Monthly forecast, total pipeline revenue value, or pipeline amount by sales stage present a one-dimensional view of the data. Sales analytics combines data points potentially from multiple systems to create a multidimensional perspective and deeper insight into sales performance. Taken at face value, one-dimensional data is essential to understanding and reporting the current state of the business, but provides little insight to the drivers of sales. SFA’s ability to capture, combine, and compare multiple data points as analytics enables salespeople, managers, and leaders to analyze the dynamics of selling.
Another example of how to develop a data-driven sales process.
The term “data-driven” refers to what data you collect, how you collect it, and what you do with it post-analysis. It means intentionally and deliberately gathering and utilizing data throughout the organization, and then using this information to guide decision-making. It’s not to be confused with “data-influenced” or “data-informed,” where you merely have data for data’s sake, or where you’re aware of the numbers but aren’t always using them to advise your processes and strategies.
Data-driven is actively coming to PLM these days. Think about the huge amount of data accumulated by industrial companies. What platforms will be able to turn this data into an actionable process? How to do so if data is stuck in Excels and siloed legacy PLM databases?
The recent development of SaaS PLM platforms is an interesting start of PLM 2030 vision I was talking about at the beginning of my article. To have a system capable to get intelligence from the product data and make it actionable – this is the next step for the SaaS PLM system after establishing a robust multi-tenant data foundation.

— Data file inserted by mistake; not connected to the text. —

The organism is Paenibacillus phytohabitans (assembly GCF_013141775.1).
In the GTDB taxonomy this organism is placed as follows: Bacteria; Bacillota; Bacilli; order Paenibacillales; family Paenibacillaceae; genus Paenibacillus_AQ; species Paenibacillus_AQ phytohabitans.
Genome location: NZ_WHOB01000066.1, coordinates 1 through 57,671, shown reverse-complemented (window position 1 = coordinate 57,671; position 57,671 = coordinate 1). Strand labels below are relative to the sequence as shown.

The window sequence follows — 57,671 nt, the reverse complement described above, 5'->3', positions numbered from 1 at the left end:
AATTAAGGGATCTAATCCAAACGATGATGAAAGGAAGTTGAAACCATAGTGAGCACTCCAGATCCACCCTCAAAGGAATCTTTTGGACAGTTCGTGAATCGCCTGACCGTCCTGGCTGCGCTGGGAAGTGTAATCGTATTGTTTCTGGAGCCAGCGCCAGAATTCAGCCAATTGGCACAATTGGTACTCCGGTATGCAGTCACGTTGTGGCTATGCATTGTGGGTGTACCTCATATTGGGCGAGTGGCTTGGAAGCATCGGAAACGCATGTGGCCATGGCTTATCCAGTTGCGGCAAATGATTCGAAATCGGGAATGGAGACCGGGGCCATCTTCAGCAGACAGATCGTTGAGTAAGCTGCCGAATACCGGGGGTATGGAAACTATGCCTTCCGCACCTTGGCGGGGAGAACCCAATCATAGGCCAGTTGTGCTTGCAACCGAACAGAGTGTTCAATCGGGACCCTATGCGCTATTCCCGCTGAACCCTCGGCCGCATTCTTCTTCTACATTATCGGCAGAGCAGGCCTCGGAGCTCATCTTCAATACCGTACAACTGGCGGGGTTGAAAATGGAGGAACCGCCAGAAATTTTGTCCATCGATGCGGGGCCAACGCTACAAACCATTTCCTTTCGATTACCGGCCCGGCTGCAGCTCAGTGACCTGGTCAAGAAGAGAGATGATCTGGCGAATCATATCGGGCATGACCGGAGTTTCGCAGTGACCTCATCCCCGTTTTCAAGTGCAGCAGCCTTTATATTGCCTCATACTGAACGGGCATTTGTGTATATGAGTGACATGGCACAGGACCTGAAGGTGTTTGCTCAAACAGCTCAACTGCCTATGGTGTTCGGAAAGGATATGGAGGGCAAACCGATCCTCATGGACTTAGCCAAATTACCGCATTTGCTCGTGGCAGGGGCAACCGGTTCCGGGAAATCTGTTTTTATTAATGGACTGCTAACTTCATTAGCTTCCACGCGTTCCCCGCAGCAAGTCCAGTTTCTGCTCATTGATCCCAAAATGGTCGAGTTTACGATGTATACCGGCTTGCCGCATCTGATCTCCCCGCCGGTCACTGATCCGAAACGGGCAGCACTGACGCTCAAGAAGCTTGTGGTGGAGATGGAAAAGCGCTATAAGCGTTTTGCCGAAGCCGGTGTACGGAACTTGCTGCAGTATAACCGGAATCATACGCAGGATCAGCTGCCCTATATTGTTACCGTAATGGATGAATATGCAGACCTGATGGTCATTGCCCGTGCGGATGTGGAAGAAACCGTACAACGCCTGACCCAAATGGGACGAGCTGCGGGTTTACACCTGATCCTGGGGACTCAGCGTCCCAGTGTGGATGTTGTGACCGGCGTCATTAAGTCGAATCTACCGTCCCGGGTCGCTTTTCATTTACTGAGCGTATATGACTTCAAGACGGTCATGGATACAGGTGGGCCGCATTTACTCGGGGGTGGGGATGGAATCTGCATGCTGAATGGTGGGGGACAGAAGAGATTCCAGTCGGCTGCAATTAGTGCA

Think about the world PLM computer capable to process and analyze manufacturing information, supply chain, customer activities, and turn it into actionable data. I know, it might sound like a dream, but if you compare it with retail as a service and data-driven sales management (both relies on a huge amount of data analytics), you won’t consider it as a distant dream, but as achievable 3-5 years goals.
What is my conclusion?
Data-driven is the next game for PLM companies to transform products and technologies from data management to data intelligence. To help manufacturing companies choose the right technologies, contractors, suppliers, materials, to plan product development and manufacturing process is a big shift, but it will come sooner than you can think. And the foundation of this new digital environment is a new data management platforms combined with new business models capable to switch from data locking to data profit. Data will become fuel for future world PLM computer. Just my thoughts…
Disclaimer: I’m co-founder and CEO of OpenBOM developing cloud based bill of materials and inventory management tool for manufacturing companies, hardware startups, and supply chain. My opinion can be unintentionally biased.